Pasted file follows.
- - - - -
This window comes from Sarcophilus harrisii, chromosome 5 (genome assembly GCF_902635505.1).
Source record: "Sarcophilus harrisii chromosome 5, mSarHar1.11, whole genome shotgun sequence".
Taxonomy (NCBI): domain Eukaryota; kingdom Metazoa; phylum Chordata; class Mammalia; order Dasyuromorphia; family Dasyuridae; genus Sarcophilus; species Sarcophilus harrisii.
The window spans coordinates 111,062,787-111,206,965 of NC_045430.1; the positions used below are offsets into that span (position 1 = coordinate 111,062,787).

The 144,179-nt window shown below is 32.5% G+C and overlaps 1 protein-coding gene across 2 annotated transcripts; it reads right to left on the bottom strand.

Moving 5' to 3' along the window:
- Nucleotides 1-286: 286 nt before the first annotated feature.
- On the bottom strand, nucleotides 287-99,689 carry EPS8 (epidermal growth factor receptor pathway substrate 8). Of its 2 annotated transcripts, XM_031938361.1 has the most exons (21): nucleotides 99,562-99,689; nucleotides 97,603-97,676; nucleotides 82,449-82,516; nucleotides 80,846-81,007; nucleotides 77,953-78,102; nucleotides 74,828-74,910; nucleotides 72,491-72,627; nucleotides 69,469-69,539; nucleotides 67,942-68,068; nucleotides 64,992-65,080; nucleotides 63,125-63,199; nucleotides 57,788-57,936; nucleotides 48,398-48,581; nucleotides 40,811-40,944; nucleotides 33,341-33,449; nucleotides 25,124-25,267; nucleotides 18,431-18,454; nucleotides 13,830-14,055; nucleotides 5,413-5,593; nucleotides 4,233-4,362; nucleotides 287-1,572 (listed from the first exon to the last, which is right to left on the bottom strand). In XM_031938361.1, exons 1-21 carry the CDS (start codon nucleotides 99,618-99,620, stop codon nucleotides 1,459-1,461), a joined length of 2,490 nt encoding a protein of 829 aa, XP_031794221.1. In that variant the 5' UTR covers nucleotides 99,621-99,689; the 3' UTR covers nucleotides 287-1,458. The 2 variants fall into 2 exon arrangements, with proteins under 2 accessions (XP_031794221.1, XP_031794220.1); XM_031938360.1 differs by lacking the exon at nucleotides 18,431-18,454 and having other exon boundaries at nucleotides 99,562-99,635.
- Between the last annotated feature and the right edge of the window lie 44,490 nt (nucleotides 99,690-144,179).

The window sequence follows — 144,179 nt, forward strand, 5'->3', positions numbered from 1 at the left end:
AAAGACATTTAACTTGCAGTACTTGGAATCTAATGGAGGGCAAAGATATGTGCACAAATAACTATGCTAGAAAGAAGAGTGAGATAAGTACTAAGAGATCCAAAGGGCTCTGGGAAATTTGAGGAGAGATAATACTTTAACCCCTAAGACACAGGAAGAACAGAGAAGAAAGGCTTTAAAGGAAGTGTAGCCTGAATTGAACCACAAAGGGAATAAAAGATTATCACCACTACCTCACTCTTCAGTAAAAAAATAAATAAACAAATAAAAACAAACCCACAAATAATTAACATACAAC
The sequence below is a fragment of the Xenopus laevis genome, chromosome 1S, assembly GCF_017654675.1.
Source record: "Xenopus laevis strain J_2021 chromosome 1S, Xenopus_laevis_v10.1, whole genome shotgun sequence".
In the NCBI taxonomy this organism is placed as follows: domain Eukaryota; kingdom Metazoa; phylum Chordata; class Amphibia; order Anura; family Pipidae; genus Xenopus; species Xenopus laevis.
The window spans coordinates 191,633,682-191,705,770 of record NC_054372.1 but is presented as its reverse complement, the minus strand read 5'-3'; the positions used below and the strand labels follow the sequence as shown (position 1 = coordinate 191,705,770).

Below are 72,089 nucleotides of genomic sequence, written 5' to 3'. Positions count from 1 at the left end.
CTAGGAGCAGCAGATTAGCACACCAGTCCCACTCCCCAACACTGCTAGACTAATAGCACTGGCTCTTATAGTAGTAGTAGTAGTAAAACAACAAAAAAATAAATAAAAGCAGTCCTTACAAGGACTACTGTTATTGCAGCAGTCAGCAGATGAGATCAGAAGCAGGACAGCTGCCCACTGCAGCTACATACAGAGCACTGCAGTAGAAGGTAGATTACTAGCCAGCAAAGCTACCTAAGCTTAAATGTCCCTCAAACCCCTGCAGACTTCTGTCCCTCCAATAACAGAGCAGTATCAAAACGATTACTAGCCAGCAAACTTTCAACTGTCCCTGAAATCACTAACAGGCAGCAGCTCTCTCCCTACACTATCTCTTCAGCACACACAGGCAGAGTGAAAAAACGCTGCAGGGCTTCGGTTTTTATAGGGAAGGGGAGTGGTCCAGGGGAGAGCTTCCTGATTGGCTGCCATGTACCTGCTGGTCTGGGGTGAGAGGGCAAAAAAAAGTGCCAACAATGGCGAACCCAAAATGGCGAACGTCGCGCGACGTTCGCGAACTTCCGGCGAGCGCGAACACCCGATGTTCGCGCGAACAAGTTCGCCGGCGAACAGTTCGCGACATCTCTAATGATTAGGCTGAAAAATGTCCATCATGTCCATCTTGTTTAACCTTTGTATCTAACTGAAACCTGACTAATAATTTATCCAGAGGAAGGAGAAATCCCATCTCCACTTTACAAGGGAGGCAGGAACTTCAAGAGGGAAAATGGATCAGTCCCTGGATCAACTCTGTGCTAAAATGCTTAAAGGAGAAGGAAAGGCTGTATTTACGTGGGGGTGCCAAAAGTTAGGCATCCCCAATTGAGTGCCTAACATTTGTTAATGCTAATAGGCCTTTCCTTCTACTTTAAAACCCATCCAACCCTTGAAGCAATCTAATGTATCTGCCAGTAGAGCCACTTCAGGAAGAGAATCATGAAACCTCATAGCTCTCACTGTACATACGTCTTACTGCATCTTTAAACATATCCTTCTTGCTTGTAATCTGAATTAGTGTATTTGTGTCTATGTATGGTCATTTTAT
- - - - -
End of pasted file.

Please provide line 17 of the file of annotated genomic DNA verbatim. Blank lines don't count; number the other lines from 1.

CTAGGAGCAGCAGATTAGCACACCAGTCCCACTCCCCAACACTGCTAGACTAATAGCACTGGCTCTTATAGTAGTAGTAGTAGTAAAACAACAAAAAAATAAATAAAAGCAGTCCTTACAAGGACTACTGTTATTGCAGCAGTCAGCAGATGAGATCAGAAGCAGGACAGCTGCCCACTGCAGCTACATACAGAGCACTGCAGTAGAAGGTAGATTACTAGCCAGCAAAGCTACCTAAGCTTAAATGTCCCTCAAACCCCTGCAGACTTCTGTCCCTCCAATAACAGAGCAGTATCAAAACGATTACTAGCCAGCAAACTTTCAACTGTCCCTGAAATCACTAACAGGCAGCAGCTCTCTCCCTACACTATCTCTTCAGCACACACAGGCAGAGTGAAAAAACGCTGCAGGGCTTCGGTTTTTATAGGGAAGGGGAGTGGTCCAGGGGAGAGCTTCCTGATTGGCTGCCATGTACCTGCTGGTCTGGGGTGAGAGGGCAAAAAAAAGTGCCAACAATGGCGAACCCAAAATGGCGAACGTCGCGCGACGTTCGCGAACTTCCGGCGAGCGCGAACACCCGATGTTCGCGCGAACAAGTTCGCCGGCGAACAGTTCGCGACATCTCTAATGATTAGGCTGAAAAATGTCCATCATGTCCATCTTGTTTAACCTTTGTATCTAACTGAAACCTGACTAATAATTTATCCAGAGGAAGGAGAAATCCCATCTCCACTTTACAAGGGAGGCAGGAACTTCAAGAGGGAAAATGGATCAGTCCCTGGATCAACTCTGTGCTAAAATGCTTAAAGGAGAAGGAAAGGCTGTATTTACGTGGGGGTGCCAAAAGTTAGGCATCCCCAATTGAGTGCCTAACATTTGTTAATGCTAATAGGCCTTTCCTTCTACTTTAAAACCCATCCAACCCTTGAAGCAATCTAATGTATCTGCCAGTAGAGCCACTTCAGGAAGAGAATCATGAAACCTCATAGCTCTCACTGTACATACGTCTTACTGCATCTTTAAACATATCCTTCTTGCTTGTAATCTGAATTAGTGTATTTGTGTCTATGTATGGTCATTTTAT